In being selected as a priority community for the Community Prevention and Wellness Initiative (through the Division of Behavioral Health and Recovery), Hoquiam has been targeted as a “community in need.” I admit that it was hard to wrap my head around this finding because we have a lot of great students and staff in the Hoquiam School District and positive things happening in the community as well. I now see this as an opportunity to make a positive change.
So, what exactly is “in need”? The measures that the state looked at for “need” include factors that relate to these three outcomes:
• Low grades in school
• Youth delinquency
• Youth mental health
In reviewing the data for Hoquiam students, My TOWN and Hoquiam High School (HHS) felt that one of the most tangible areas to begin to immediately focus on was truancy and school attendance — as it is a factor in all 3 of the outcomes listed above.
A state law, called the Becca Bill, requires children from age 8 to 17 to attend a public school, private school or a district-approved home school program. Truancy is defined as a deliberate action by a student to skip school. The absence is typically not known or approved of by the parent. State law requires the school district to file a truancy petition directly with the juvenile court if a student has five unexcused absences in a month or 10 in a school year.
While truancy is not the norm for students in Hoquiam, the daily attendance rate at HHS is approximately 90.41 percent. We felt that this was a perfect opportunity to bring awareness to and make an impact on something that often goes unnoticed, and that is chronic absenteeism.
Chronic absenteeism, as defined by Robert Balfanz, is “a student missing two or more days each month.” If a student were to miss two days a month over the course of a nine month school year, they would miss 18 days or 10 percent of the year.
Students who are chronically absent can fall behind academically. This can compound each year the student is chronically absent which can potentially affect skill development and cause a feeling of disconnect from school. Without support, these students are also at a higher risk for dropping out of school.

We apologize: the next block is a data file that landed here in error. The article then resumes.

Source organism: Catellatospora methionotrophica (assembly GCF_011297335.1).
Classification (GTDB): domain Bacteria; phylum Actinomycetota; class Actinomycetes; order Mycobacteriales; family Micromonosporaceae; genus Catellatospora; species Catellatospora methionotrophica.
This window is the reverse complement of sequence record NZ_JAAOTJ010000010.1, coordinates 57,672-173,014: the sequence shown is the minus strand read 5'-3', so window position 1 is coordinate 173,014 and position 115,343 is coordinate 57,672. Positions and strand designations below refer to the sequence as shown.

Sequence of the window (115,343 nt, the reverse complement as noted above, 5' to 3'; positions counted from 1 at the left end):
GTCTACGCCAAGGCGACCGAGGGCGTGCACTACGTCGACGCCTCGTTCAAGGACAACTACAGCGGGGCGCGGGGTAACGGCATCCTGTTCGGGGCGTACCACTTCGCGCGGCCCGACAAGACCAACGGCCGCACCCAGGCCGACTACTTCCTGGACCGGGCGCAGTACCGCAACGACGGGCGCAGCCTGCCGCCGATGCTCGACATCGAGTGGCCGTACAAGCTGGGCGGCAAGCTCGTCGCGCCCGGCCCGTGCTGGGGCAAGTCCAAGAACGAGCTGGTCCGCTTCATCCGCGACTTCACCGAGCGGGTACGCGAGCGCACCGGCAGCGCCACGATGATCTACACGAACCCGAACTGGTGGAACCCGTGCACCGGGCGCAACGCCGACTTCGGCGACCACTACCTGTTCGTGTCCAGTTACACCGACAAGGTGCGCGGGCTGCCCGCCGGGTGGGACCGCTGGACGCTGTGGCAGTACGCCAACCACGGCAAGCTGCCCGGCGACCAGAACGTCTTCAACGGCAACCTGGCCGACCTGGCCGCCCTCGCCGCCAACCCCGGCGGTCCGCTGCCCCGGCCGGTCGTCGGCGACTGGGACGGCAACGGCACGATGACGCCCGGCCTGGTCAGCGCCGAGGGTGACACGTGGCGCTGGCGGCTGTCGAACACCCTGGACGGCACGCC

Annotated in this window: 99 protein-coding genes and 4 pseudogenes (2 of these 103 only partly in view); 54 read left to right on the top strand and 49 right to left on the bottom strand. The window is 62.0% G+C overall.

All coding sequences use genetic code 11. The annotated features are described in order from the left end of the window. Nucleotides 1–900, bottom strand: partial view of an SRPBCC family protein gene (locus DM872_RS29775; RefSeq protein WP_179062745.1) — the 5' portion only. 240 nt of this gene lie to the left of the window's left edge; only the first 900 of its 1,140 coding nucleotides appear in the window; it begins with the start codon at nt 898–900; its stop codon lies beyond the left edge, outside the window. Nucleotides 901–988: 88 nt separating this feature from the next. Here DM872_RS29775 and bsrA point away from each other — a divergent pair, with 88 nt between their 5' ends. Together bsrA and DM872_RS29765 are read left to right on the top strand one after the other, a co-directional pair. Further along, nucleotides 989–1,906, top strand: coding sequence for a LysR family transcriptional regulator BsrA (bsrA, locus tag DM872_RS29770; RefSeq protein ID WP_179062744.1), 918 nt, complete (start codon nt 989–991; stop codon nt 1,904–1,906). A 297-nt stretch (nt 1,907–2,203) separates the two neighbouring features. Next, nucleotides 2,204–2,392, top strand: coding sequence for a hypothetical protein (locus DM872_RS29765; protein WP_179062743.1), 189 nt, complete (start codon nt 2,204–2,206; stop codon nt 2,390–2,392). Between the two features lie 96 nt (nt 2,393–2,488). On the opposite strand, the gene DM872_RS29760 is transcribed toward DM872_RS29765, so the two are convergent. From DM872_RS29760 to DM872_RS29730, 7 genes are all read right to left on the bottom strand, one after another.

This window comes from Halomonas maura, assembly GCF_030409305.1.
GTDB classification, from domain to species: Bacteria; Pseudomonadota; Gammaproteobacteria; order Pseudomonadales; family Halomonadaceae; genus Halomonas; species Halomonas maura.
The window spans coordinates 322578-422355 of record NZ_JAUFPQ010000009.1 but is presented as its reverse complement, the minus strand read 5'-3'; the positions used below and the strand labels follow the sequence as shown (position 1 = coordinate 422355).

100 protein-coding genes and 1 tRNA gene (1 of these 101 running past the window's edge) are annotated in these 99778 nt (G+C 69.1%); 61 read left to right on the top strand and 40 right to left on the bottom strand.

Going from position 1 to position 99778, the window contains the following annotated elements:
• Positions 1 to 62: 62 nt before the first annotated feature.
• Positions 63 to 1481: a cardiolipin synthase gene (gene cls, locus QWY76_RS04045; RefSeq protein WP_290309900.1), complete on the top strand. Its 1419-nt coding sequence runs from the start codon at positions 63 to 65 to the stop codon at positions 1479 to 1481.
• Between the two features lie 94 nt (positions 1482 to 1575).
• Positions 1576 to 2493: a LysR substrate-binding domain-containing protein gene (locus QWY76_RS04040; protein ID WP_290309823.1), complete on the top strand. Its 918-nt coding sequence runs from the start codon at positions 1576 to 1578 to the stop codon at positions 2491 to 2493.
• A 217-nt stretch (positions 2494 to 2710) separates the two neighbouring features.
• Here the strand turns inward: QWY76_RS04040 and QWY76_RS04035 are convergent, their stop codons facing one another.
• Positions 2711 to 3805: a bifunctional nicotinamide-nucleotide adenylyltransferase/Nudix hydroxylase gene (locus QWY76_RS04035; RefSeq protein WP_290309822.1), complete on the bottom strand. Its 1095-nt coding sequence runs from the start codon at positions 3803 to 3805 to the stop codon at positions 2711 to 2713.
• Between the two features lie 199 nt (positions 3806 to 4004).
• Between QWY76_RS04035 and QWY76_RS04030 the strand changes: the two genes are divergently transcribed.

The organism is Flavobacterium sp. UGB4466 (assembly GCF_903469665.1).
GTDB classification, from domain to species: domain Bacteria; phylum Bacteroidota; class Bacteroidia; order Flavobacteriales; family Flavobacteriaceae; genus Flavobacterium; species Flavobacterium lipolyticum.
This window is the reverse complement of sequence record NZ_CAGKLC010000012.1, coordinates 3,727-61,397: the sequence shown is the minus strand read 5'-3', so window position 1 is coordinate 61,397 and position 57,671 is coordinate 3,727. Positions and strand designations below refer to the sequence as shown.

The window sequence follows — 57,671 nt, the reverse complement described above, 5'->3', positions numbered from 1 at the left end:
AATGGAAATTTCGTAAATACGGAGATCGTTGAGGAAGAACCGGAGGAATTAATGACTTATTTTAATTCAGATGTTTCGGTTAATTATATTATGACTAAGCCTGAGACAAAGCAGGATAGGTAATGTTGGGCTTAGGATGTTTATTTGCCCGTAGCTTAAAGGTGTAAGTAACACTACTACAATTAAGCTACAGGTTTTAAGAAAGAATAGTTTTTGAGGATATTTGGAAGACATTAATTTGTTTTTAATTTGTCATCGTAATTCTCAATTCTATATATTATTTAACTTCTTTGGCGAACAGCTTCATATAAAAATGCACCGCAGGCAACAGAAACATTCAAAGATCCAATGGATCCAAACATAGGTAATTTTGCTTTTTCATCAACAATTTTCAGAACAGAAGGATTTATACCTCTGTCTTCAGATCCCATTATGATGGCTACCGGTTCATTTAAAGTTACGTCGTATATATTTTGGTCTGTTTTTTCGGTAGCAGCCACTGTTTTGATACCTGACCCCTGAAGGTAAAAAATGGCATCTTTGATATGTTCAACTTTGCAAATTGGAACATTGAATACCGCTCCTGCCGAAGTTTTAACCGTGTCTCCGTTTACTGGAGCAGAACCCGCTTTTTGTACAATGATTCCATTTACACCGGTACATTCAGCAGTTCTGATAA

HHS and My TOWN have worked together to develop a strategy for addressing these attendance issues. HHS has begun implementation of a Truancy Support Board and My TOWN has adopted this strategy as a positive ground-level support.
The HHS Truancy Support Board consists of community members whose purpose is to create positive partnerships with students and their families. The board collaborates with the student and their family to help identify and address the barriers that cause a student to become chronically absent. These barriers can include issues such as: lack of healthcare; lack of transportation; family instability; academic struggles; or bullying to name a few.
After the Truancy Support Board identifies why the student is not attending or struggling to attend school, they connect them to appropriate community or school resources to help decrease or eliminate the impact of those barriers.
According to Scott Hyder, Assistant Principal at HHS, the implementation of the Truancy Support Board has been effective. Most students have improved their attendance which keeps them out of “truant” status and also out of the juvenile court system. Students have also reported feeling supported and are positive about their experience with the Board.
Another intervention HHS is implementing this year is identifying students with chronic absences who also have failing grades. These students meet with a mentor (administrator, guidance counselor or school psychologist) to more specifically address their needs. As a result, many of these students have decreased their failing grades by 26 percent from first semester to the recent grading period of the second semester. Along with better academic performance, attendance has also improved.
HHS is working hard to address attendance issues with the support of the community and parents. Studies have shown that when schools and communities work together, a change of culture can occur. The results we have seen in a short amount of time further emphasize the importance of regular school attendance.
My TOWN is all about making a difference in our community. Together we can Transform Our Wellness Now, and for our future.
Brock Maxfield is the principal at Hoquiam High School. He is the vice chair-elect of My TOWN coalition and is proud to be a life-long Grizzly.
If you have questions or are interested in what you can do to support My TOWN, please contact us at: firstname.lastname@example.org.